Welcome

Despite the challenges of COVID-19, the climate and biodiversity crises are ongoing. Transformative action to address these interrelated crises is needed now more than ever. To this end, on 7-9 July the Nature-based Solutions Initiative will be hosting a virtual event, NbS Digital Dialogues, to discuss key issues around NbS and draw conclusions that can be fed into the UN summits on biodiversity and climate change in late 2020/early 2021. NbS Digital Dialogues will serve as a primer to the Nature-based Solutions Conference, now postponed to July 2021, with many of our speakers for the 2021 conference contributing to this virtual event as well.

Programme

During the course of six 75-minute sessions over three days, we will discuss each of four key guidelines for successful, sustainable nature-based solutions (NbS) outlined in www.nbsguidelines.info and we will debate the main challenges around the implementation, financing and governance of NbS, and how to overcome them. We will also reflect on the role of NbS for economic recovery from COVID-19 across the world.

Sessions will involve 4-5 short presentations, a facilitated panel discussion, Q&A sessions with our remote audience, and poster sessions. Our facilitators and speakers are world-leading experts from across science, policy and practice working at the nexus of climate change, biodiversity and development.

Download the full programme

We are asking for a small contribution to overheads associated with organising and hosting this conference. Please contact us if you require anymore information or would like to ask further questions about the programme, nbsconference@zoo.ox.ac.uk

Please register here

Keynote speakers

Keynotes will be delivered at the start of days 1 and 2, and at the end of day 3. Each of our eminent speakers will reflect on the role of nature-based solutions for sustainable development, post-covid-19, and what it will take to scale them up.

 

Outputs

Outcomes from each session will be synthesised in policy briefs targeted at the UN meetings late in 2020/early 2021 and made available to a wide audience through a creative outreach campaign.

Session 01 7th July

NbS for climate change mitigation

Guiding principle 01: NbS are not a substitute for a rapid fossil fuel phase-out and must not delay urgent action to decarbonise our economies

Nature-based solutions for climate change mitigation are currently in the limelight, but uncertainties on the potential contribution of NbS to tackling climate change and serious concerns about trade-offs and unintended consequences remain. In this session, we will discuss current understanding of the mitigation potential of NbS, highlighting their role in reducing peak warming and enabling long term cooling. We will then discuss major issues around scaling up bioenergy, BECCS, intensifying agriculture, and afforestation including inappropriate tree-planting on naturally open ecosystems such as grasslands, savannas, and peatlands. Finally, we will highlight the moral hazard of promoting NbS at the expense of delaying fossil fuel emissions reductions.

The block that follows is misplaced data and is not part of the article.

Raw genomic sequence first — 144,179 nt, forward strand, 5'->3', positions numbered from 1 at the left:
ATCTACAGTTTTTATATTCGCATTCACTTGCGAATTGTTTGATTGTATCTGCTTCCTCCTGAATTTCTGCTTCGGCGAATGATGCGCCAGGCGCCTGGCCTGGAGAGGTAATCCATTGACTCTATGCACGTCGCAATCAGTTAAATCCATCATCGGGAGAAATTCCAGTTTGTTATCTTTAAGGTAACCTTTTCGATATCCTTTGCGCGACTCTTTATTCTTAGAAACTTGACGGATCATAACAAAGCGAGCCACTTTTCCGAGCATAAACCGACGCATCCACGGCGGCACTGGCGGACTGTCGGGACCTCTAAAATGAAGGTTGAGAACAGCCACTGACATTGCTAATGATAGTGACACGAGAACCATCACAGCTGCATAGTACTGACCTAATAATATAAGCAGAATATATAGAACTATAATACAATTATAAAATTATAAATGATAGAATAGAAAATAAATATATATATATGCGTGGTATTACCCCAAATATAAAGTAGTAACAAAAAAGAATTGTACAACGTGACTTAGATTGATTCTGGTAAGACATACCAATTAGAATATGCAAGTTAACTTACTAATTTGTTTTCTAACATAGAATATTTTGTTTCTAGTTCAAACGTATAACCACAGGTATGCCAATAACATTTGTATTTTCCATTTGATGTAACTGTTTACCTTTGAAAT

We will ask: Is biological offsetting of carbon emissions good or bad?

Key reading

  • Griscom, B. W. et al. (2020). National mitigation potential from natural climate solutions in the tropics. Philosophical Transactions of the Royal Society B, 375, 20190126. https://doi.org/10.1098/rstb.2019.0126
  • Griscom, B.W.  et al. (2017) Natural climate solutions, Proceedings of the National Academy of Science 114, 11645– 11650. https://www.doi.org/10.1073/pnas.1710465114
  • IPCC (2018). Global warming of 1.5°C. An IPCC Special Report on the impacts of global warming of 1.5°C above pre-industrial levels and related global greenhouse gas emission pathways, in the context of strengthening the global response to the threat of climate change, sustainable development, and efforts to eradicate poverty. Retrieved from: https://www.ipcc.ch/sr15/
  • Lewis, S.L., C.E. Wheeler, E.T.A. et al. (2019) Restoring natural forest is the best way to remove atmospheric carbon. Nature 568, 25-28. https://www.doi.org/10.1038/d41586-019-01026-8.
  • Seddon, N. et al. (2020). Understanding the value and limits of nature-based solutions to climate change and other global challenges. Philosophical Transactions of the Royal Society B375, 20190120. https://doi.org/10.1098/rstb.2019.0120
Session 02 7th July

NbS in all ecosystems

Guiding principle 02: Successful, sustainable NbS involve the protection and/or restoration of a wide range of naturally occurring ecosystems on land and in the sea, not only forests

Currently, high-level multilateral pledges for nature focus on forests. In this session, we will highlight how other ecosystems provide important carbon storage services, help society adapt to climate change, are rich in biodiversity, and support the livelihoods of millions of people. We will highlight the vital role of drylands, freshwater, coastal and marine habitats in storing carbon and shielding humans from climate change impacts and promoting resilient landscapes that support livelihoods. In particular, we will focus on how this knowledge can be harnessed in a landscape planning context to prioritize nature-based solutions.